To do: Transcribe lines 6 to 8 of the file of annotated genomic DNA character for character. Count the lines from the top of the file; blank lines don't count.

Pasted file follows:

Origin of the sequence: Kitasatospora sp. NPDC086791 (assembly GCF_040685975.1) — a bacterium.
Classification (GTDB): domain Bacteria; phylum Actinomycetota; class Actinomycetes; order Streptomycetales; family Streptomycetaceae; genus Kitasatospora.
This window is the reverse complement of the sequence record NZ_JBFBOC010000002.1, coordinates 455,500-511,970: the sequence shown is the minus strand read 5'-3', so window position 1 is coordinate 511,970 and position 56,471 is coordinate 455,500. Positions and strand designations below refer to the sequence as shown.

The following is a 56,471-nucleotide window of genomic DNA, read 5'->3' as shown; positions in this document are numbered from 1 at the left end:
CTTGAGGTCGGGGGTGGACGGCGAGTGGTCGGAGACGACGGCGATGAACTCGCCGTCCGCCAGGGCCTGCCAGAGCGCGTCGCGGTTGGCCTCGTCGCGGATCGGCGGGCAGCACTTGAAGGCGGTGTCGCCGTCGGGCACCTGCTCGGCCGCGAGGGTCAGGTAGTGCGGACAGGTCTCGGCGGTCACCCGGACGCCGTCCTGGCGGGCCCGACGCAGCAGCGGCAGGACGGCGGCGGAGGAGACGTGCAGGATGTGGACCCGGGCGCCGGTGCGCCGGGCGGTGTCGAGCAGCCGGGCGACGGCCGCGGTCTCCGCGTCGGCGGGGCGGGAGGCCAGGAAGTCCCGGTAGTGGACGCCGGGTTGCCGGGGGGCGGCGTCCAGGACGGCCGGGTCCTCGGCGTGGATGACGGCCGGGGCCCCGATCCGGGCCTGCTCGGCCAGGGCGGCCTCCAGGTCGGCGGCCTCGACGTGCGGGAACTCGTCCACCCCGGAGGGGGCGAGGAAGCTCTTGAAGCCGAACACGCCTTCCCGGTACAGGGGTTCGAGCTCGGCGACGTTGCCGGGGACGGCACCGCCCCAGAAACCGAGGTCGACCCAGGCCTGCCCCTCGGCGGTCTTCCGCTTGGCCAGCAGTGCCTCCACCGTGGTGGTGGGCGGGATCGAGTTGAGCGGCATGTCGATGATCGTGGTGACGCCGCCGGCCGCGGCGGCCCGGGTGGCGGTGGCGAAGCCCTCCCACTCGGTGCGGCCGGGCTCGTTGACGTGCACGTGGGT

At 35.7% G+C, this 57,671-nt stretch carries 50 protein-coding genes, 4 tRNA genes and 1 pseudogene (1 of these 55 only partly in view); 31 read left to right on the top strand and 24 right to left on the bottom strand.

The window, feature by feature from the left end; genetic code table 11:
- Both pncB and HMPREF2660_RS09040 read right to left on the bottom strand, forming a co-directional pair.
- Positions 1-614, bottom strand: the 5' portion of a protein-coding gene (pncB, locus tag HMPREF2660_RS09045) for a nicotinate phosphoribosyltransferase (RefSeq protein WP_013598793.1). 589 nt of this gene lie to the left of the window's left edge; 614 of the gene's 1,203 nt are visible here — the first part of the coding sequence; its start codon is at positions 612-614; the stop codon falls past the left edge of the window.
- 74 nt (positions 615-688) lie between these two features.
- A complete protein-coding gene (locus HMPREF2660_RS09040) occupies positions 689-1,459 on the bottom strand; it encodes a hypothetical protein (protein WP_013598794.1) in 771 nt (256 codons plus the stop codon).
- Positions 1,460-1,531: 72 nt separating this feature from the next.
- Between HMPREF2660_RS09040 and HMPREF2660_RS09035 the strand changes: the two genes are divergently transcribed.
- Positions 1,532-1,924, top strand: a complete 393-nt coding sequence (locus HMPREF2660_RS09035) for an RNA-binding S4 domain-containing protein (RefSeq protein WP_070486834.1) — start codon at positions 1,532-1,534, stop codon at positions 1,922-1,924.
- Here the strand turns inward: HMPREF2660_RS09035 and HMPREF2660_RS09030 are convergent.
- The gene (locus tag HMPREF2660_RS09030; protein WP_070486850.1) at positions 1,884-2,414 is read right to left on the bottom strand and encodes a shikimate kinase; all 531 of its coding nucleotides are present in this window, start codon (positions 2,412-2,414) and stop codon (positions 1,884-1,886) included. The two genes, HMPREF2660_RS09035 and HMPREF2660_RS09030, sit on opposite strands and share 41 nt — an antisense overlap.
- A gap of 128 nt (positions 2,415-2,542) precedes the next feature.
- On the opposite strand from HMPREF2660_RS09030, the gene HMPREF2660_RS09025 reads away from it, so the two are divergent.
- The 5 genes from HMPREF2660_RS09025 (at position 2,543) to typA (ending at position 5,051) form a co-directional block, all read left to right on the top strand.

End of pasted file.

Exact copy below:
At 35.7% G+C, this 57,671-nt stretch carries 50 protein-coding genes, 4 tRNA genes and 1 pseudogene (1 of these 55 only partly in view); 31 read left to right on the top strand and 24 right to left on the bottom strand.

The window, feature by feature from the left end; genetic code table 11:
- Both pncB and HMPREF2660_RS09040 read right to left on the bottom strand, forming a co-directional pair.